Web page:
Sanford Health Withdraws From Fairview Partnership Discussions
MINNEAPOLIS (AP) — South Dakota-based Sanford Health pulled the plug on its merger discussions with Minneapolis-based Fairview Health Services on Wednesday, citing the hostile reception the proposal has faced in Minnesota.
Sanford Health CEO Kelby Krabbenhoft said in a statement that his health care system has a policy of “only going where we are invited.” He said discussions with Fairview had “incredibly positive beginnings,” but added that Sanford now finds itself “unwelcome by some interested parties and key stakeholders of our proposed merger partner.”
Fairview is one of Minnesota’s largest health care providers with nearly 100 clinics and eight hospitals including the University of Minnesota Medical Center. Sioux Falls-based Sanford Health runs 35 hospitals and more than 140 clinics in eight states.
Minnesota Attorney General Lori Swanson exposed the merger discussions last month and held a hearing Sunday to air her concerns about putting the Fairview system under the control of an out-of-state company. The university, meanwhile, advanced its own proposal to acquire Fairview.
“It is inconceivable and unacceptable to me that we would ever propose a merger without the affirmation of these parties,” Krabbenhoft said.
Krabbenhoft said Sanford Health would re-engage only if Fairview and the university work out their relationship and secure a “positive understanding” from Swanson.
“Until those conditions seem resolved it appears prudent for Sanford to disengage from this effort and will do so immediately,” he said.
Chuck Mooty, Fairview’s chairman and interim CEO, issued a statement saying he’s disappointed but respects Sanford’s decision. He also said Fairview won’t consider the university’s proposal to acquire Fairview and will now proceed with recruiting a new CEO.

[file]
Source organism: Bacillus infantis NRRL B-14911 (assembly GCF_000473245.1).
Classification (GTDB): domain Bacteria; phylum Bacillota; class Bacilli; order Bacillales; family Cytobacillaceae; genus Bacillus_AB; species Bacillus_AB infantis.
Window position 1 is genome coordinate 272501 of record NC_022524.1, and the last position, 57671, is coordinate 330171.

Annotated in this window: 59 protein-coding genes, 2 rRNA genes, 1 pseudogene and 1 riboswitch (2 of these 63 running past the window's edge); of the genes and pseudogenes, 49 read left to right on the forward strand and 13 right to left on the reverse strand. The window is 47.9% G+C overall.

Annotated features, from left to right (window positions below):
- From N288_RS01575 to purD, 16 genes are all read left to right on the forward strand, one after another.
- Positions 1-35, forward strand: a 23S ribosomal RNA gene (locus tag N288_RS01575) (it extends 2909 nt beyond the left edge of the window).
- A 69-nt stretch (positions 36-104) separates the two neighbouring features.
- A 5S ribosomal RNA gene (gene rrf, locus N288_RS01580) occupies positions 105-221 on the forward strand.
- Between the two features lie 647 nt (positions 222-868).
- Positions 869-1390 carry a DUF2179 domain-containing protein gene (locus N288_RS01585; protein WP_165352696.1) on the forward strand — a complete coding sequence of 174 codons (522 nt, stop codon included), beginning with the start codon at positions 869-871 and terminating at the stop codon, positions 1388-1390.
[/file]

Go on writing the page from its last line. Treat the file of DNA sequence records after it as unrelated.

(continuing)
“Clearly, we need to ensure strategic alignment between us before we can advance new ideas for the future,” Mooty said. “However, we feel it is not the time to discuss any proposal that involves the university acquiring Fairview. As a result, our work to evaluate that proposal will stop.”
Swanson issued a statement saying the last few weeks had given Minnesotans the chance to participate in a dialogue about the impact of the deal. She said she had not spoken with Fairview or university officials since receiving Sanford’s statement, but added that she appreciated Fairview’s announcement that it will now hire a new CEO.
“That’s great that they’ve decided to take a step back,” said Rep. Dan Schoen, DFL-St. Paul, another critic of the proposal.
In an email Wednesday to University of Minnesota leaders, university President Eric Kaler said he is disappointed that Fairview won’t consider the university’s proposal to acquire Fairview, “given my strong belief that the status quo is not sustainable.” The university is not commenting on Sanford’s decision and is not granting any interviews, university spokesman Chuck Tombarge said.
After Sanford’s discussions with Fairview came to light, Schoen and Rep. Joe Atkins, DFL-Inver Grove Heights, introduced a bill that would block any entity from outside the state from taking control of the university’s hospitals. Schoen said that bill didn’t specifically target Sanford, and that the larger concerns of any outsider taking over a Minnesota-based health system still need to be addressed.
Atkins expressed similar concerns. He said he still intends to hold hearings on the legislation and that he wants Fairview’s chief executive to attend.
“Another non-Minnesota-based entity could still try to acquire Fairview and we would once again be in the same potential situation where the University of Minnesota Medical Center would be not under Minnesota control. The bottom line is that the University of Minnesota Hospitals ought to always be controlled by folks based right here in Minnesota.”
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